Encourages DO to publish his paper and put his name to it. [Paper apparently not published.] Concurs with his views on primordial nature of hermaphroditism.
Down Bromley Kent
How can you doubt about publishing your paper? I may be, but I do not think I am, blinded by the too much praise you give me.— Why the lowest merit of the paper, the number of references, would alone make it worth publishing. Why do you not attach your name; pray remember it more than doubles the value of every remark?— It is just the paper, with your original remarks & suggestions, to set men observing. Your observation of possible tendency to hermaphroditism is quite new to me & on ancient prevalence of diœcious forms.—
It is, as I now see, certainly quite possible; but I cannot call to mind, at
present, any case supporting this view. Yet we entirely agree, I see, in
probable function of the imperfect flowers of Viola &c, ie to make sure
of a stock of seed.— I am almost certain that the Frenchmen are wrong about
the perfect flowers not producing seed; but I have not time to
hunt up my notes. I sh
I have been looking at ovules again; one case seemed to agree with you, but others did not. Had you not better have one more look; the case, as you put it seems probable, but certainly in some buds of apparently exact same age, did not hold; I got one of my Boys to look, as you did, & he gave verdict, without knowing which with me.—
I am forced to write in great hurry.— For Heaven sake publish & append your name: if you do not publish, pray let me make M.S. copy of your paper.— The time will come I suspect, when all animals & plants will have to be viewed as primordially hermaphrodite; though confervæ are opposed to this.—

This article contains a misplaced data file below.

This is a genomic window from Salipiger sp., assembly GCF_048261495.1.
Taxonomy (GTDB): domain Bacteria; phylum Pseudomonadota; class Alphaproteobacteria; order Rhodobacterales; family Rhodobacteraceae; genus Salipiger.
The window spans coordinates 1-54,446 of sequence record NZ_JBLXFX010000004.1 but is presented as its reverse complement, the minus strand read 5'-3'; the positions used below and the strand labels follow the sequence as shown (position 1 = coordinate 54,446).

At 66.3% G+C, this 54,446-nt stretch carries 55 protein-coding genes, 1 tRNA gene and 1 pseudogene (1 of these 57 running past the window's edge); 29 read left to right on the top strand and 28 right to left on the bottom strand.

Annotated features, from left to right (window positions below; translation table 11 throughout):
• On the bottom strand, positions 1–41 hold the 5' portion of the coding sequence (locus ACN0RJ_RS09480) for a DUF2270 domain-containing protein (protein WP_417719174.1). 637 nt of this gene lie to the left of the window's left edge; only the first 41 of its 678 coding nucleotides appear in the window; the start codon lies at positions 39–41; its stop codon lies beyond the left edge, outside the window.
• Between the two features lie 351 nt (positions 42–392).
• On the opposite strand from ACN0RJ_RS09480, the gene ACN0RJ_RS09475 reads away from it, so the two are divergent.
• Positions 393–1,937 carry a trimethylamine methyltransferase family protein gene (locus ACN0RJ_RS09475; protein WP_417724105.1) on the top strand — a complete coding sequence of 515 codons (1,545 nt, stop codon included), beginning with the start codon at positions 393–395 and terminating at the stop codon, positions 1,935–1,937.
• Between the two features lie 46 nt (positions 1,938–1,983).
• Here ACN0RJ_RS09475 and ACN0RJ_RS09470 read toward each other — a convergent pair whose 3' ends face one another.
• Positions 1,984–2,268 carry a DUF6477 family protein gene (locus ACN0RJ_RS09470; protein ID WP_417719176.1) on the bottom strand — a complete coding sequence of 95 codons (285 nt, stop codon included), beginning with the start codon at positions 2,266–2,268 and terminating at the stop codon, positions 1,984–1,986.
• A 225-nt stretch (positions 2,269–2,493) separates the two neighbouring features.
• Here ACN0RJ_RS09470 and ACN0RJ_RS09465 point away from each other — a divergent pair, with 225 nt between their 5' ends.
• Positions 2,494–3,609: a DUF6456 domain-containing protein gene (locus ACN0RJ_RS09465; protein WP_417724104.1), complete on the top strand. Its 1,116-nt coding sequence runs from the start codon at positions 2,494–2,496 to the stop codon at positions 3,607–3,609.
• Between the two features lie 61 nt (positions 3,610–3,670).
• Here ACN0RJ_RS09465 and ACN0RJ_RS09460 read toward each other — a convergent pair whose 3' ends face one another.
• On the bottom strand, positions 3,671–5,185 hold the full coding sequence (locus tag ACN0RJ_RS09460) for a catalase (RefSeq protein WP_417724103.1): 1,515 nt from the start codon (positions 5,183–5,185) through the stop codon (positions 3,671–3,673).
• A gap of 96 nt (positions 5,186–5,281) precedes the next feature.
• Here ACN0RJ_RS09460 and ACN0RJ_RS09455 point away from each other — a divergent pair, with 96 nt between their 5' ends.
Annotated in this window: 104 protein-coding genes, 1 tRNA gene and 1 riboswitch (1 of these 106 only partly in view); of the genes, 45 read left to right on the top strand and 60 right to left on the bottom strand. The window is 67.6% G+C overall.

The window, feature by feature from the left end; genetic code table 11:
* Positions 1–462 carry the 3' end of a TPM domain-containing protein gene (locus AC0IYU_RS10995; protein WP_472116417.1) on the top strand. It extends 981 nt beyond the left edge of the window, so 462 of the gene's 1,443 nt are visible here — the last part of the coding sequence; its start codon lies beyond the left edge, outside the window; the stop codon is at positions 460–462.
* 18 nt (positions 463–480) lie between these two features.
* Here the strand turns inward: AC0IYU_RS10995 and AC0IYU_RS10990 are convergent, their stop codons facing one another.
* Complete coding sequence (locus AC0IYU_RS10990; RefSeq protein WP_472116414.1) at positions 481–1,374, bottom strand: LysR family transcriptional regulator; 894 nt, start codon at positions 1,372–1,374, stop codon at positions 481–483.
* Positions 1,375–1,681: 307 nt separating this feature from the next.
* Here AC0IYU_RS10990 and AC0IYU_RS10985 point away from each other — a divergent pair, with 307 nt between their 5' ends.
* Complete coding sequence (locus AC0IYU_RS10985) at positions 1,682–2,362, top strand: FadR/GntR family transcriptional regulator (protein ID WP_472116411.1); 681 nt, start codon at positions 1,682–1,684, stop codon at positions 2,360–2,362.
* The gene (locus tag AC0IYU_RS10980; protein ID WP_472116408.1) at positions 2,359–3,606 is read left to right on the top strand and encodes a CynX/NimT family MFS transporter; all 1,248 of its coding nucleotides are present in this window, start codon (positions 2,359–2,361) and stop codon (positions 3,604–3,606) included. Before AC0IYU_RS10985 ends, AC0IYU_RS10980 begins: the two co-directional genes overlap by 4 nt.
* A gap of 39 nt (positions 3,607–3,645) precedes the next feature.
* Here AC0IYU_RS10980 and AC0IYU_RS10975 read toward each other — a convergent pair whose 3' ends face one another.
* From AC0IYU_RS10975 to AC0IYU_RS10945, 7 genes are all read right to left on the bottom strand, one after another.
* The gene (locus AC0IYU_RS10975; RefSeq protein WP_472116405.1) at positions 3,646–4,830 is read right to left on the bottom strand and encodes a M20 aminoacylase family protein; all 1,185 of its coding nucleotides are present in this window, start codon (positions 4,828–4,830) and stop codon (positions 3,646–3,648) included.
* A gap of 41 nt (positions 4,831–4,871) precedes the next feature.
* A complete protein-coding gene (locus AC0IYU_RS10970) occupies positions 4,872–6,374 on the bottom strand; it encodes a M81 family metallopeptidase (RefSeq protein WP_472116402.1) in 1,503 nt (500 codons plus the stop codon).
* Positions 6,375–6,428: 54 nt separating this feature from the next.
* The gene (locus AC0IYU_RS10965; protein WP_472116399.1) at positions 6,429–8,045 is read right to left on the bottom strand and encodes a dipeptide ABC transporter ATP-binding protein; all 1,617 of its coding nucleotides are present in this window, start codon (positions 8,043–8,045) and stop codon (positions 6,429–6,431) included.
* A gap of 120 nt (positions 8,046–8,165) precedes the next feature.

I am disgusted that your pretty discovery about Campanula has been forestalled; you are quite right about insects & Campanula— C. K. Sprengel long ago observed & proved same fact, ie on necessity of insects in this genus. Do not forget to look at Corydalis lutea; it will interest you: Vaucher observed the fact, but blundered greatly about all the details.—
It makes me laugh at myself hearing you say that migration into N. America so manifestly depends on old warmer period; I believe I meditated for four years on the whole case before this occurred to me!!! I then wrote to Asa Gray who used it in his paper.—
Farewell— I hope to Heaven my vile hand-writing does not break your heart—
Yours very sincerely | C. Darwin
I return your paper by this same Post.—
- f1 4097.f1The year is established by the relationship to the letter from Daniel Oliver, 14 April 1862.
- f2 4097.f2[Oliver] 1862c. See letter from Daniel Oliver, 14 April 1862.
- f3 4097.f3In considering the apparent tendency in Primula towards a separation of the sexes, Oliver raised the question, `why did they ever become hermaphrodite?' He went on to say ([Oliver] 1862c, p. 238):
While we may … suggest that certain species are tending to a separation of the sexes, we must not forget that arguments may be advanced to shew that it is not impossible but that they may be striving towards more perfect hermaphroditism, especially if we bring to mind the evidence … furnished by the `Geological Record.' This evidence does certainly appear in favour of a greater predominance of unisexual forms at an early period than obtains at the present day.
- f4 4097.f4In his discussion of the fertility of Violaceae, Oliver cited Gingins-La-Sarra 1823, Monnier 1833, Müller 1857, and Michalet 1860 ([Oliver] 1862c, pp. 238--9).
- f5 4097.f5See letter from Daniel Oliver, 14 April 1862 and n. 9.
- f6 4097.f6Oliver apparently followed CD's suggestion (see letter from Daniel Oliver, 14 April 1862, n. 9, and letter from Daniel Oliver, 23 April 1862). The note in the published paper reads ([Oliver] 1862c, p. 236 n.): `This second group we have not framed to include a dimorphic condition of the male flower, or of the female flower, of a unisexual plant. We are not aware, however, that such exist. If there be none, the circumstance is worth noticing.'
- f7 4097.f7See letters from Daniel Oliver, 10 April 1862 and 14 April 1862, and letter to Daniel Oliver, 12 [April 1862].
- f8 4097.f8See letter from Daniel Oliver, 14 April 1862.
- f9 4097.f9See letter from Daniel Oliver, 14 April 1862 and n. 8.
- f10 4097.f10C. K. Sprengel 1793, pp. 110--11. There is an annotated copy of this work in the Darwin Library--CUL (see Marginalia 1: 774--85).
- f11 4097.f11Vaucher 1841, 1: 151. There is an annotated copy of this work in the Darwin Library--CUL (see Marginalia 1: 812--15).
- f12 4097.f12See letter from Daniel Oliver, 14 April 1862.
- f13 4097.f13A. Gray 1858--9. See Correspondence vol. 7, letter to Asa Gray, 11 August .